Glenda Jackson was born May 9, 1936 in Birkenhead, England. Jackson had a successful film career after performing in theater, eventually winning two Academy Awards. Her portrayals gained her such credibility, she transitioned to politics and won a seat in the House of Commons.
A two-time Academy Award winner, Glenda Jackson first made her name as an actress and later as a politician. She was born in Birkenhead, England, in 1936, to working-class parents. Her father was a bricklayer and her mother worked as a cleaner. After finishing her schooling at 16, Jackson worked at a drug store for two years. She started performing in amateur theater around this time.
At the age of 18, Jackson enrolled at the prestigious Royal Academy of Dramatic Art in London. She made her stage debut in 1957. A few years later, Jackson made her first film appearance—a small part in This Sporting Life (1963) starring Richard Harris. She had a career breakthrough the following year with the Royal Shakespeare Company's production of The Persecution and Assassination of Jean-Paul Marat as Performed by the Inmates of the Asylum of Charenton Under the Direction of the Marquis de Sade (later shorted to Marat/Sade). She played one of the inmates in the play, a role she reprised on Broadway in 1965 and in the 1967 film Marat/Sade.
Most Famous Roles
While not considered a great beauty by most standards, Jackson has exuded certain kind of sex appeal in many of her films. She starred in the Ken Russell-directed adaptation of the D. H. Lawrence novel Women in Love. For the film, Jackson won the Academy Award for Best Actress. She then played the sexually demanding wife of composer Tchaikovsky (Peter Chamberlain) in 1970's The Music Lovers. In Sunday, Bloody Sunday (1971), Jackson gave a fine performance as a woman engaged in an odd love triangle.
Jackson is also capable of imbuing her characters with gravitas and regality. In 1971, she played England's Queen Elizabeth I twice—in the television miniseries Elizabeth R. and the film Mary, Queen of Scots starring Vanessa Redgrave. The television miniseries was a big success in the United States and helped introduce Jackson to American audiences. She won two Emmy Awards for her royal performance.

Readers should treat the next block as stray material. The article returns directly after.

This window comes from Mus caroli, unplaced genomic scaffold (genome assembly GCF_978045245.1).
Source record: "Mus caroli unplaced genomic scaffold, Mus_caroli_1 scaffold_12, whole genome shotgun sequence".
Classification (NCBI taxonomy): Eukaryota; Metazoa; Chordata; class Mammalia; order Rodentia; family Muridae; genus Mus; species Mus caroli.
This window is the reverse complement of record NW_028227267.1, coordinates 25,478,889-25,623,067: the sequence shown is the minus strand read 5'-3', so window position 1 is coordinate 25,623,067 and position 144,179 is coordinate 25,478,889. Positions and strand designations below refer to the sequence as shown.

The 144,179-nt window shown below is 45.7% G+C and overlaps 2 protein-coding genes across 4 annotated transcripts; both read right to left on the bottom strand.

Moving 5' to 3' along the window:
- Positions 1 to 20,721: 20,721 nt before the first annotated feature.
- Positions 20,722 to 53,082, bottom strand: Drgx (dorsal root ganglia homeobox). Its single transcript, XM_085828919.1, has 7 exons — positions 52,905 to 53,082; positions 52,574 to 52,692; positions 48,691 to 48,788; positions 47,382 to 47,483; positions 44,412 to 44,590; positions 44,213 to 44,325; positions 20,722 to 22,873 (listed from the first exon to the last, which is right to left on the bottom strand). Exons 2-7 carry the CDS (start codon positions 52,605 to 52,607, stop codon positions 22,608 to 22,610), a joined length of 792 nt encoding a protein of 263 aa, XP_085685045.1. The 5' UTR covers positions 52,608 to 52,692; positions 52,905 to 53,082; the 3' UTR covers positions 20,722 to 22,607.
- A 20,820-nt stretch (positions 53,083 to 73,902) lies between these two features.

In 1973, Jackson won her second Academy Award for Best Actress for the romantic comedy A Touch of Class with George Segal. She took on one of drama's most famous characters, Henrik Ibsen's Hedda Gabler in the 1976 film adaptation Hedda. Around this time, Jackson played one of Shakespeare's leading female roles in Antony and Cleopatra on the stage in England and on Broadway. She earned her own title in 1978 when she was made a Commander of the British Empire (CBE) by Queen Elizabeth II.
One of Jackson's most significant later roles was the 1981 television movie The Patricia Neal Story. She also gave a brilliant performance as Lady Macbeth in Macbeth on Broadway in the late 1980s. By this time, however, Jackson had begun to think about a life after acting.
After an earlier attempt, Jackson won election to England's House of Commons in 1992, serving as the Member of Parliament, or MP, for Hampstead and Highgate. A longtime Labour Party member, she resigned her position in 1999 in an effort to secure her party's nomination for the mayor of London. Jackson was unsuccessful in her bid for mayor and returned to her parliamentary office.
From 2000 to 2004, Jackson also served on the Greater London Assembly advisory cabinet on homelessness. She has been an outspoken critic on many issues, including Britain's involvement in the Iraq War. In 2010, Jackson's distinct was redesigned and she won the MP spot for the newly created Hampstead and Kilburn distinct.
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